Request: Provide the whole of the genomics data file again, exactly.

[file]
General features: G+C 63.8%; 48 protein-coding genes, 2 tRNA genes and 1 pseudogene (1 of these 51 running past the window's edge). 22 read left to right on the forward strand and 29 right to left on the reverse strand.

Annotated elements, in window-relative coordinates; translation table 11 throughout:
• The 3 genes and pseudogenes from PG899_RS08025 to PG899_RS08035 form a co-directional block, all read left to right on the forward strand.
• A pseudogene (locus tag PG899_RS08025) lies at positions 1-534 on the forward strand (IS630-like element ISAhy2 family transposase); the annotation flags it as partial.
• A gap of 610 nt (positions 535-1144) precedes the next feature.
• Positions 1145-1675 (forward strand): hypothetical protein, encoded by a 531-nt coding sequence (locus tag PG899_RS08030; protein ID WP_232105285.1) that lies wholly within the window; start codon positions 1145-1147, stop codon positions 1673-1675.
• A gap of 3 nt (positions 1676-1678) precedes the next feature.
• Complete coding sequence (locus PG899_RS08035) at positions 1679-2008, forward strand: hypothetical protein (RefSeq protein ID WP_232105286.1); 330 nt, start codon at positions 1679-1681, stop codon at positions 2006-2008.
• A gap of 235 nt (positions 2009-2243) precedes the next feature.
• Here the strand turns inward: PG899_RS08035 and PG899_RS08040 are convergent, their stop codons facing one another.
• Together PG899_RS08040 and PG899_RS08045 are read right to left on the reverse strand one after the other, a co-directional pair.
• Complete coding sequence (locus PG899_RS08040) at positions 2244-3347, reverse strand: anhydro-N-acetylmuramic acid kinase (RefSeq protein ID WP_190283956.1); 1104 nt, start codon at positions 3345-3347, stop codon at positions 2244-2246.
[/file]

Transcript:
General features: G+C 63.8%; 48 protein-coding genes, 2 tRNA genes and 1 pseudogene (1 of these 51 running past the window's edge). 22 read left to right on the forward strand and 29 right to left on the reverse strand.

Annotated elements, in window-relative coordinates; translation table 11 throughout:
• The 3 genes and pseudogenes from PG899_RS08025 to PG899_RS08035 form a co-directional block, all read left to right on the forward strand.
• A pseudogene (locus tag PG899_RS08025) lies at positions 1-534 on the forward strand (IS630-like element ISAhy2 family transposase); the annotation flags it as partial.
• A gap of 610 nt (positions 535-1144) precedes the next feature.
• Positions 1145-1675 (forward strand): hypothetical protein, encoded by a 531-nt coding sequence (locus tag PG899_RS08030; protein ID WP_232105285.1) that lies wholly within the window; start codon positions 1145-1147, stop codon positions 1673-1675.
• A gap of 3 nt (positions 1676-1678) precedes the next feature.
• Complete coding sequence (locus PG899_RS08035) at positions 1679-2008, forward strand: hypothetical protein (RefSeq protein ID WP_232105286.1); 330 nt, start codon at positions 1679-1681, stop codon at positions 2006-2008.
• A gap of 235 nt (positions 2009-2243) precedes the next feature.
• Here the strand turns inward: PG899_RS08035 and PG899_RS08040 are convergent, their stop codons facing one another.
• Together PG899_RS08040 and PG899_RS08045 are read right to left on the reverse strand one after the other, a co-directional pair.
• Complete coding sequence (locus PG899_RS08040) at positions 2244-3347, reverse strand: anhydro-N-acetylmuramic acid kinase (RefSeq protein ID WP_190283956.1); 1104 nt, start codon at positions 3345-3347, stop codon at positions 2244-2246.